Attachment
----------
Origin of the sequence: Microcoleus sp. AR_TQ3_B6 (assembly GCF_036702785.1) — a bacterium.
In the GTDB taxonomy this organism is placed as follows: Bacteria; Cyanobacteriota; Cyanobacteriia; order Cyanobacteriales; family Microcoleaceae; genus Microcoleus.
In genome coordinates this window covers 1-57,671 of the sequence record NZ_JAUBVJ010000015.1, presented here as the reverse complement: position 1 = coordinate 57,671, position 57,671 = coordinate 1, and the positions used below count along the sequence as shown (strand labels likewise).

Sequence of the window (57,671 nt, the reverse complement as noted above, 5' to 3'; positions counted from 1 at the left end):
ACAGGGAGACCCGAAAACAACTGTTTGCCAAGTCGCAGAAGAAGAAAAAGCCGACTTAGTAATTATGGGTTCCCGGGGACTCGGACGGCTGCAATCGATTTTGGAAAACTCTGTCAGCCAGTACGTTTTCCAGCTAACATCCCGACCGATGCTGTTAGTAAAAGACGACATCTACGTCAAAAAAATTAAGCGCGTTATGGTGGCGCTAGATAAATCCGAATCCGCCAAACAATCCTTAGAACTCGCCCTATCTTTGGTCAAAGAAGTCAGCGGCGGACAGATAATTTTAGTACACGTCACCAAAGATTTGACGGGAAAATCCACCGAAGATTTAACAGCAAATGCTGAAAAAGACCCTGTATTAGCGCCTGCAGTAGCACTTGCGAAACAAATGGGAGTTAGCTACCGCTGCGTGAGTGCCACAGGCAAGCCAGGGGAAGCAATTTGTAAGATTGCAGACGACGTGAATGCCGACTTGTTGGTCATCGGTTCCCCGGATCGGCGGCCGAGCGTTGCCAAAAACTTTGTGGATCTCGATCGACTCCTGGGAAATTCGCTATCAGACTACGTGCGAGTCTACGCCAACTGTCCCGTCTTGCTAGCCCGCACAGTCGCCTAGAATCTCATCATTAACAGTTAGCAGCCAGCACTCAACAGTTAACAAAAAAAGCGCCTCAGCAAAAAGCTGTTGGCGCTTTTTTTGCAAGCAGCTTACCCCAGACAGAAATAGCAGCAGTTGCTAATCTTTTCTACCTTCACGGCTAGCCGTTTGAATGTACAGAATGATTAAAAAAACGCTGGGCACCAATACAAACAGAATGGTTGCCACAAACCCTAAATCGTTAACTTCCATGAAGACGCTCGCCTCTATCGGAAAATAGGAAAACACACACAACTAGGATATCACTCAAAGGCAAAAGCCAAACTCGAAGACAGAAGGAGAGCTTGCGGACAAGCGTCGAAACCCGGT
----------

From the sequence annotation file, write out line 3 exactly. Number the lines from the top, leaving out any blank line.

In genome coordinates this window covers 1-57,671 of the sequence record NZ_JAUBVJ010000015.1, presented here as the reverse complement: position 1 = coordinate 57,671, position 57,671 = coordinate 1, and the positions used below count along the sequence as shown (strand labels likewise).